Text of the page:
The weather outside was frightful for many in the Pacific Emerald City this past week. The roads were icy enough for Nancy Kerrigan to do a triple axle. The cars were slipping around the roads like Sunday at a NASCAR event. Every other level-headed city official would have used salt on the roads to help de-ice the roads and make them safer, but not the geniuses in the Washington city.
Environmentalists have convinced the city council to stop throwing salt on the streets out of fear of it spilling off into the Puget Sound. Since the Sound is full of salt water, it confuses me as to why it's bad to add salt to salt water. I guess too much salt would cause it to become like the Dead Sea, devoid of life because of too much salt. However, the amount of salt that could possibly run-off into the Puget Sound from salt that is put onto the roads a few days a year isn't enough to deaden the Sound. Diane Spector, a water-resources planner for Wenck Associates, which evaluated snow and ice clearance for nine cities in the Midwest, confirmed that using salt periodically will not have a lasting effect on the environment as long it is not used too often or too much.
What do they use instead of salt? They use sand. However, other cities are starting to move away from sand because it backs-up the sewers, goes into waterways, creates air pollution, and costs even more to clean up than salt. In fact, Ann Williams, spokeswoman for Denver's Department of Public Works, admits that they never use sand because it "causes dust, and there's also water-quality issues where it goes into streets and into our rivers." They don't even use enough sand to provide adequate traction, according to experts.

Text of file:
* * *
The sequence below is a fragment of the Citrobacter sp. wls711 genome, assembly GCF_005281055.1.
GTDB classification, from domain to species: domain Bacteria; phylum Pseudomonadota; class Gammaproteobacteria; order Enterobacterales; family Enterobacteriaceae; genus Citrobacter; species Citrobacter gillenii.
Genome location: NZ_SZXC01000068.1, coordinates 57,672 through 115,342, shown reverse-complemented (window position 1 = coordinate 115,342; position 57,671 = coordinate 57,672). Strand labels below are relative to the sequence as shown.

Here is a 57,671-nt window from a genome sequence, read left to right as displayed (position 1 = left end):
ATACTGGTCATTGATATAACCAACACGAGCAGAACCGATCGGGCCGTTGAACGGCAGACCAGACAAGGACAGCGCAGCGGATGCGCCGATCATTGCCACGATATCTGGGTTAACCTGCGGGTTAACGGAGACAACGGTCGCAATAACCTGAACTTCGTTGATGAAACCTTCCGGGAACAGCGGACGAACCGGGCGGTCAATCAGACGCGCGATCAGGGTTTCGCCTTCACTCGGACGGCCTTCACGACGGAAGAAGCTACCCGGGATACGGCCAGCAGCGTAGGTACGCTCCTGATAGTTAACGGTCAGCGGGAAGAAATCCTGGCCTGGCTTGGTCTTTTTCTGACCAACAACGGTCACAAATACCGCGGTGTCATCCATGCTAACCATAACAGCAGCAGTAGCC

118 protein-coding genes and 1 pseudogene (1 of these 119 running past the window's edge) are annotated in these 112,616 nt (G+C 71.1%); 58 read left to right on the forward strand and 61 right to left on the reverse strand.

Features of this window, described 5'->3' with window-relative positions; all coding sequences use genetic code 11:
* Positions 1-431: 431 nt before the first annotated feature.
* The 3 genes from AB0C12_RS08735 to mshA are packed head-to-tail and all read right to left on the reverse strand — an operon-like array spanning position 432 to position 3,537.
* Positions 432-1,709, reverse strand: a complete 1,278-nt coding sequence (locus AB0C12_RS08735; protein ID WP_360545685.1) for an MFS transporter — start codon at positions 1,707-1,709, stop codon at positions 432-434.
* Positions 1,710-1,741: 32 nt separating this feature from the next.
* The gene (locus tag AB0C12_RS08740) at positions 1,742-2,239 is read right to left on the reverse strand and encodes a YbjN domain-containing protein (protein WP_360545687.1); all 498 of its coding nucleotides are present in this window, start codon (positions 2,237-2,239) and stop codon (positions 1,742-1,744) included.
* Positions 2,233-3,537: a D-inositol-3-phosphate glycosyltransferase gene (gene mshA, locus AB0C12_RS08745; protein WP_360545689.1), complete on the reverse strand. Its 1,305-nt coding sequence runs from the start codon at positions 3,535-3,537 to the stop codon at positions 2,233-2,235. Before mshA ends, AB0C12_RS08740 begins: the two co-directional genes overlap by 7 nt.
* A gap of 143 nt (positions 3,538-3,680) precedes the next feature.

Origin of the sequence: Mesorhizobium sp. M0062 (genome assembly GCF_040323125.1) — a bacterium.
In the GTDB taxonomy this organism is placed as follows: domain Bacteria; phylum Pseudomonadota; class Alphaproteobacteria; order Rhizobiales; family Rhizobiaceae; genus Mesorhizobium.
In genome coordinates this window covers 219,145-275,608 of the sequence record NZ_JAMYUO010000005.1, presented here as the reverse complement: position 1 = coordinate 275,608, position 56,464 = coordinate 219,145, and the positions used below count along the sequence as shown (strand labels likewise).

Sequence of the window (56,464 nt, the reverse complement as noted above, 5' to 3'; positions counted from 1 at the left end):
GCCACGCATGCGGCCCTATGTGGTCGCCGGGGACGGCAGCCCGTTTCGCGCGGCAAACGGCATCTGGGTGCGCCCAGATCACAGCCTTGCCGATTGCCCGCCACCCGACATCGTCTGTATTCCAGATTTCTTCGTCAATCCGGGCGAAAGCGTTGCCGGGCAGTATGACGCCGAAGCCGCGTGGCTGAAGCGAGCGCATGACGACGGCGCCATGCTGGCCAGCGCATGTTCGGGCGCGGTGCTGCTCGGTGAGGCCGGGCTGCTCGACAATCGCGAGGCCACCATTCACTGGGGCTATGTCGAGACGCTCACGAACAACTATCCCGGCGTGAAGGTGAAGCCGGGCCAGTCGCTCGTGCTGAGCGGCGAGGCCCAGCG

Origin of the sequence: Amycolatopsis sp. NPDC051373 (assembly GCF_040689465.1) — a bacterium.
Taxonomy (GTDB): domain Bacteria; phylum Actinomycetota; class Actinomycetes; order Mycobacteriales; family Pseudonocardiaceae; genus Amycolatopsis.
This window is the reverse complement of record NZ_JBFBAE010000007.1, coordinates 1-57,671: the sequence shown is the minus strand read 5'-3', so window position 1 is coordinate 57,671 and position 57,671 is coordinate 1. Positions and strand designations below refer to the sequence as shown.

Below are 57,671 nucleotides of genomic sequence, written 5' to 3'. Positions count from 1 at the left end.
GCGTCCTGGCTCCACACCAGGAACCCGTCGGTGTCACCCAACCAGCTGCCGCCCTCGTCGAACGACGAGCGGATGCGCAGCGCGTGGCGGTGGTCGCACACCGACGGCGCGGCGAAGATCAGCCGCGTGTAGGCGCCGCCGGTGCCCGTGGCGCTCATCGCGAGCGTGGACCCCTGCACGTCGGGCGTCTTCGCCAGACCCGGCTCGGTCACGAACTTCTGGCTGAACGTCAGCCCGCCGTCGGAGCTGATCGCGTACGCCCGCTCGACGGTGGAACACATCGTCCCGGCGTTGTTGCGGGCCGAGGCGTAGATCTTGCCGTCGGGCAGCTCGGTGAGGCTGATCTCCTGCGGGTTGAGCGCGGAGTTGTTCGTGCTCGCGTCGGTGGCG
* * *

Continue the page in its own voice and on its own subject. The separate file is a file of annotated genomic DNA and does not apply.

In addition to sand, they
use the method of "snow-packing." This is where they compact the snow and make it a harder surface to drive on, rather than melting it.
What is the result of using the less-efficient method of "snow-packing" and sand? According to the state patrol, they responded to 157 collisions Sunday in King County (Seattle). Troopers also responded to another 312 disabled vehicles.
Between noon and midnight on Saturday alone, the State Patrol responded to 246 collisions and disabled vehicles in King County. Of those mentioned, 179 occurred between 5 p.m. and midnight, when it would be the iciest.
"It's tough going. I won't argue with you on that," said Alex Wiggins, the chief of staff for the Seattle Department of Transprtation. "We're sensitive about everything we do that impacts the environment." If that is so, why are they using an element that is more environmentally destructive than salt especially when the salt is more effective? The amount of accidents and broken down cars on the side of the rode around Seattle is just ridiculous. Driving around in icy conditions is dangerous enough. Do we really need to use an inferior product to keep our families safe while they are driving this holiday season? The accidents luckily didn't result in any deaths, but it could have been a very different story.